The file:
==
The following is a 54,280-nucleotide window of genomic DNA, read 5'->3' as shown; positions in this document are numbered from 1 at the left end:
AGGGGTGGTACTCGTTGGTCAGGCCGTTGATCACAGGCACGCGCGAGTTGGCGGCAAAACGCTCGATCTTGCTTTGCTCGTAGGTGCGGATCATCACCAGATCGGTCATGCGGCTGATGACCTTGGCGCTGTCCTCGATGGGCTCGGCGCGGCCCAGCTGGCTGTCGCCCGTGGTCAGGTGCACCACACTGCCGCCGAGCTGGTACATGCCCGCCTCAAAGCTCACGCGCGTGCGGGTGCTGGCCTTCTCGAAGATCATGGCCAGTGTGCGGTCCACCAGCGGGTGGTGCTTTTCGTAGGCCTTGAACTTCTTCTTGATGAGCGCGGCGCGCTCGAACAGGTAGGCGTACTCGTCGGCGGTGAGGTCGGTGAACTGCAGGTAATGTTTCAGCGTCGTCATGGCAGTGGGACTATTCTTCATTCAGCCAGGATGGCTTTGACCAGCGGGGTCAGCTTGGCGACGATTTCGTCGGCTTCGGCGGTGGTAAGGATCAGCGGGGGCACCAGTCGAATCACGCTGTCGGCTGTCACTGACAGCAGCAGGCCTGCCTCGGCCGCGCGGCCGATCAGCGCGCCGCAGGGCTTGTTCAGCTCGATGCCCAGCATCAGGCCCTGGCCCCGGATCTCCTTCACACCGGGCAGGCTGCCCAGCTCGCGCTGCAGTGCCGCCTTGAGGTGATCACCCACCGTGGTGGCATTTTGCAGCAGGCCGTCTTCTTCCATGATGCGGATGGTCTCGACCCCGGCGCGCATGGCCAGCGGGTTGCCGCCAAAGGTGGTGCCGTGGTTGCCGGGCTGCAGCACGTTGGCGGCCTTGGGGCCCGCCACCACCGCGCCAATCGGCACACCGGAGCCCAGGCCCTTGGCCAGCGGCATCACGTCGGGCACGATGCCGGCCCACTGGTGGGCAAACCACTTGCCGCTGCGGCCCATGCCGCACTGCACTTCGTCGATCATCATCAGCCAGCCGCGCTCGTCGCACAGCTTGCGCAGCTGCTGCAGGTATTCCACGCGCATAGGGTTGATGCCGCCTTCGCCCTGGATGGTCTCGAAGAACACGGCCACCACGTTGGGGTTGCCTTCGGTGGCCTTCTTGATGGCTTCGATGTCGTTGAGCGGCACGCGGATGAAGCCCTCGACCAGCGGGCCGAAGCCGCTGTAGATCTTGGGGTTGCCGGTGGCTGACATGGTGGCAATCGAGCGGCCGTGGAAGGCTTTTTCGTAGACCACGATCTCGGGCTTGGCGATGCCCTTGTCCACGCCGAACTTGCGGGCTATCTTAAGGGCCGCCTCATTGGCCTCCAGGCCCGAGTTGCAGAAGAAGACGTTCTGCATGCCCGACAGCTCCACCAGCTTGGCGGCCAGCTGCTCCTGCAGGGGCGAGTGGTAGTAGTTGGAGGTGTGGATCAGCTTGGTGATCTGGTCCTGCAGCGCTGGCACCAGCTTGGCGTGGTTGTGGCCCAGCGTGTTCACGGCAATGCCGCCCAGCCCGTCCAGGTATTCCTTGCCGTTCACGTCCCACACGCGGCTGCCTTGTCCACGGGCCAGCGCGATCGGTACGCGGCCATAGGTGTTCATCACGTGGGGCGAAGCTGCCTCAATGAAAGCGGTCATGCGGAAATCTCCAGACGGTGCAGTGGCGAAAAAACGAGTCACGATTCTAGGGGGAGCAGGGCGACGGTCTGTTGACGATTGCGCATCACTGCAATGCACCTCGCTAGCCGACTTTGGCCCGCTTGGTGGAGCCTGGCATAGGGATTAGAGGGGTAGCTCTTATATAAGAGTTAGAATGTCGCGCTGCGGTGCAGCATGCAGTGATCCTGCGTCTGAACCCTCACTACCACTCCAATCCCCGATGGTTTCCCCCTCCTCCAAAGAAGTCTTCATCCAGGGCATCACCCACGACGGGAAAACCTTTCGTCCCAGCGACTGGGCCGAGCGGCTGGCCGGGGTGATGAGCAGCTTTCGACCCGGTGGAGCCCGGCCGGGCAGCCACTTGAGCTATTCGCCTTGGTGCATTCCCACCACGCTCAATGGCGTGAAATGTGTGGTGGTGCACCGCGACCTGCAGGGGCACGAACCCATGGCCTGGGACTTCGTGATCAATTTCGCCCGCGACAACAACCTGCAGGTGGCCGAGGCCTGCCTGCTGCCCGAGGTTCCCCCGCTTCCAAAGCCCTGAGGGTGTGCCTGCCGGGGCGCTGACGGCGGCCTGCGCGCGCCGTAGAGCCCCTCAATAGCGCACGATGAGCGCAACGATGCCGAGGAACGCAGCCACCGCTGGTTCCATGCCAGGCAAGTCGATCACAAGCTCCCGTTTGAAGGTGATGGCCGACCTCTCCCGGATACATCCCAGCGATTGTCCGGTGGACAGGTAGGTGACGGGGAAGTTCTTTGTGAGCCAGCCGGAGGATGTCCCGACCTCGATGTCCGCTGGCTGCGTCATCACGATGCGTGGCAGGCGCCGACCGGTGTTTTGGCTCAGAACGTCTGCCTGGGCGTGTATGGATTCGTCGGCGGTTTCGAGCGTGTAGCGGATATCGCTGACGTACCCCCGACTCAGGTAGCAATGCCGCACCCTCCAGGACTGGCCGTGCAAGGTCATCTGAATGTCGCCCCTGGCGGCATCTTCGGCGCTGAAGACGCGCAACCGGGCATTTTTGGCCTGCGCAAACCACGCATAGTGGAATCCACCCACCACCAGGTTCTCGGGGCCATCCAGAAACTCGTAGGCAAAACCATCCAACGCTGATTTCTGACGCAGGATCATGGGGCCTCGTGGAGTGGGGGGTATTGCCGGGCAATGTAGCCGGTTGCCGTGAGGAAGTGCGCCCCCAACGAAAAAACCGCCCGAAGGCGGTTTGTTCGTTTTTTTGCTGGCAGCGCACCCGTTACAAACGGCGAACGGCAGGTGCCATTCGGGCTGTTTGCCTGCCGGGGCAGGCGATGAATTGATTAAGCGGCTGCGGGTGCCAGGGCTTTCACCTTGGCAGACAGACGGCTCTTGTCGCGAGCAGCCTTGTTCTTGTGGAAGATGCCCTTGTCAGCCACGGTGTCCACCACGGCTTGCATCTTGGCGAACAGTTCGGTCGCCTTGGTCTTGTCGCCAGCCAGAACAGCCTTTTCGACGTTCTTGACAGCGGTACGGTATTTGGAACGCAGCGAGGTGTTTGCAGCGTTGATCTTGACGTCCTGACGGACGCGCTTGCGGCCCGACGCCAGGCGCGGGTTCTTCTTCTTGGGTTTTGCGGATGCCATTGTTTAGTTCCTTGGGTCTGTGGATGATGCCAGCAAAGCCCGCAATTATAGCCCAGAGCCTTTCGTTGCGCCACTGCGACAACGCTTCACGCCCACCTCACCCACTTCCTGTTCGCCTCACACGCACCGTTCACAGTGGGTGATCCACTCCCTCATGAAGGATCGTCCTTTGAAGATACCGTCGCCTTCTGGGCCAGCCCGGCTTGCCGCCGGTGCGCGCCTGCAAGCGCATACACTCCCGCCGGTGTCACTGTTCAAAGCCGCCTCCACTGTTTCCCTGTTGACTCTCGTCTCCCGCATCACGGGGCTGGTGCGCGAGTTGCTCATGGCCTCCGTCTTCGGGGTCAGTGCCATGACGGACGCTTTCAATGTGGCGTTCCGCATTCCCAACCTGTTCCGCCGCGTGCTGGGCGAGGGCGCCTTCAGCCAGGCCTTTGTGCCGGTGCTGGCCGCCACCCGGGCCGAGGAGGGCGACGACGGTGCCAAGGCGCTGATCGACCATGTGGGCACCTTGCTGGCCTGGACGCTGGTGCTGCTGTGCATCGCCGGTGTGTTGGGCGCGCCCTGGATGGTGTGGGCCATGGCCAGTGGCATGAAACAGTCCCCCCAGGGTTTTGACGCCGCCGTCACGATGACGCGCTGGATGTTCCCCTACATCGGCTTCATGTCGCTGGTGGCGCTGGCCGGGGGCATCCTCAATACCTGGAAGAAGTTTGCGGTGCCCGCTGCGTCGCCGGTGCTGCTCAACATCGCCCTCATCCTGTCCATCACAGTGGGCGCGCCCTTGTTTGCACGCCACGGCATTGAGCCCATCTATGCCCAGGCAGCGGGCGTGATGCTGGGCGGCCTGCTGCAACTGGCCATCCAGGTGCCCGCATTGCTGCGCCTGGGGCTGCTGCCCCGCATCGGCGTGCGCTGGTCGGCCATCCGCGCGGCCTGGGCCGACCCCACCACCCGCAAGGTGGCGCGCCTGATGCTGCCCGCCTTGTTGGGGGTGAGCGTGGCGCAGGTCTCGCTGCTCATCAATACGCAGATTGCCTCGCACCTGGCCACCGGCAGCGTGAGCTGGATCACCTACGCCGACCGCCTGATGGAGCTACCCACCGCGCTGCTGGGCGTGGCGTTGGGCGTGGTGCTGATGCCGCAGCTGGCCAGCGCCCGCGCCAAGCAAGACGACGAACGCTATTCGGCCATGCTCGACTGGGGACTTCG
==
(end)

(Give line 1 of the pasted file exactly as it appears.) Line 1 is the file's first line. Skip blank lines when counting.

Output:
The following is a 54,280-nucleotide window of genomic DNA, read 5'->3' as shown; positions in this document are numbered from 1 at the left end: